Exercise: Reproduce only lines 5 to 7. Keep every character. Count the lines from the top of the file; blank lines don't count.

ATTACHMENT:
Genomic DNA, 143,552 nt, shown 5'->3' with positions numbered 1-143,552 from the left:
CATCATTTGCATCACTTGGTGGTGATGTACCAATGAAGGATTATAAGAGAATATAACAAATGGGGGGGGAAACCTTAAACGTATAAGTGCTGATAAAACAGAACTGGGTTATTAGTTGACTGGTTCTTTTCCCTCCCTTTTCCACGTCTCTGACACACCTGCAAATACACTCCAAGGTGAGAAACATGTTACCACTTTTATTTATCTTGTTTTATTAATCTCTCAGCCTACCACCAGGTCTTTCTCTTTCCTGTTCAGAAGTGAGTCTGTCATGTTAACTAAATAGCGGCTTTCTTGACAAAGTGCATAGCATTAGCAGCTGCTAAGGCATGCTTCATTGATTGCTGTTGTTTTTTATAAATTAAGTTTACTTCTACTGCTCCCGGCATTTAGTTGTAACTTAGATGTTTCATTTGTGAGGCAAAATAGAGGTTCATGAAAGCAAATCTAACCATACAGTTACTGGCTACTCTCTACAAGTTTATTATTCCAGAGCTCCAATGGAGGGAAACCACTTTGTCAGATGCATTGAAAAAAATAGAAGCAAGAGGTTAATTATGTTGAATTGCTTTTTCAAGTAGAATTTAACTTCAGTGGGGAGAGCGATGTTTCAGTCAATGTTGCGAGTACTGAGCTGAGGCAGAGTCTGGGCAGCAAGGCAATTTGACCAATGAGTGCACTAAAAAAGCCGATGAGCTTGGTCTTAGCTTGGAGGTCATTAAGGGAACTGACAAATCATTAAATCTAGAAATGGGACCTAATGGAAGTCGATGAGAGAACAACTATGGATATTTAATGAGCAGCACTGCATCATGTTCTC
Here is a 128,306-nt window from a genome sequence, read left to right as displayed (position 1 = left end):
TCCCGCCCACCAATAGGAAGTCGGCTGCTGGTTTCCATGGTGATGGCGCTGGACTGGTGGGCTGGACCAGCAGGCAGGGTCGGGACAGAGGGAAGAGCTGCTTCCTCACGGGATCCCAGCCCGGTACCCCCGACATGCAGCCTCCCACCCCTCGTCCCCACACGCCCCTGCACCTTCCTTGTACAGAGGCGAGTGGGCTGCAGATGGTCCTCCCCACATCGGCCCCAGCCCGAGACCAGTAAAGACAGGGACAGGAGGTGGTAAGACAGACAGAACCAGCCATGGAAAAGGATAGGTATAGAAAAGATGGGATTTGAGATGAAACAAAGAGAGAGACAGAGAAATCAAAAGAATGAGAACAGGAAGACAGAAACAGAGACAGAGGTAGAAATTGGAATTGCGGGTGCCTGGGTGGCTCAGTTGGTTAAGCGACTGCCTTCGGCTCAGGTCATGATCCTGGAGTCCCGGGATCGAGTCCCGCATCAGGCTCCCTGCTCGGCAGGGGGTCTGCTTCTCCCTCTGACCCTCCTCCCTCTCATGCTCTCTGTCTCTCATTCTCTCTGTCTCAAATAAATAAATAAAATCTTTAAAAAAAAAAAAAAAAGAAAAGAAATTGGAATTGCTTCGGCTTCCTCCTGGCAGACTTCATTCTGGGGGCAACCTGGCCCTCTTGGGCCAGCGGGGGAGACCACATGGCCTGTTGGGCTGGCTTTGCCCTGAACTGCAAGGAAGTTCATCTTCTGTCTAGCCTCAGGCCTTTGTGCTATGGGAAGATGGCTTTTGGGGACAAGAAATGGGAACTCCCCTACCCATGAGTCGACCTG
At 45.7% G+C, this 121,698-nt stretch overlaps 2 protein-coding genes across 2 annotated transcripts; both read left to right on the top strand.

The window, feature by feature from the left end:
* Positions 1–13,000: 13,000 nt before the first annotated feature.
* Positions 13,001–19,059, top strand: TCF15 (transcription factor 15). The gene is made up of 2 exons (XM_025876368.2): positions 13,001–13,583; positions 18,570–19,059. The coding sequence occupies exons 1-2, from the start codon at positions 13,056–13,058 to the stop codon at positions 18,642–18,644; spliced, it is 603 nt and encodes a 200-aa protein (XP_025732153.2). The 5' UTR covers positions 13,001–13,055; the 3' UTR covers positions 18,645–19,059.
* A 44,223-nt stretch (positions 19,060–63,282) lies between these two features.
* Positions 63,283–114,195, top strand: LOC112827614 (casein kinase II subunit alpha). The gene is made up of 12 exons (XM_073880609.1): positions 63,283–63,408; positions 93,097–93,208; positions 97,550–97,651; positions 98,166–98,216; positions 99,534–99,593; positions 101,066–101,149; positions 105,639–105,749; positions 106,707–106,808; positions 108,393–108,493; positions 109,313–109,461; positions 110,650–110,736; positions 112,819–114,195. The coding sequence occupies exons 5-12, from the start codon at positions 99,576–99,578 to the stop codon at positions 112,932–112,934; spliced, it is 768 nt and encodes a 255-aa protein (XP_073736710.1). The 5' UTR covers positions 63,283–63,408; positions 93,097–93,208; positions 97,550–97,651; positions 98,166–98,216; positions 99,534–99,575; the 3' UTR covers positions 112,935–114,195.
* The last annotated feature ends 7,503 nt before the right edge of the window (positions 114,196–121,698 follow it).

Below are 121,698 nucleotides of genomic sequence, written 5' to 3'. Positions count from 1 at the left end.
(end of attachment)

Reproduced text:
At 45.7% G+C, this 121,698-nt stretch overlaps 2 protein-coding genes across 2 annotated transcripts; both read left to right on the top strand.

The window, feature by feature from the left end:
* Positions 1–13,000: 13,000 nt before the first annotated feature.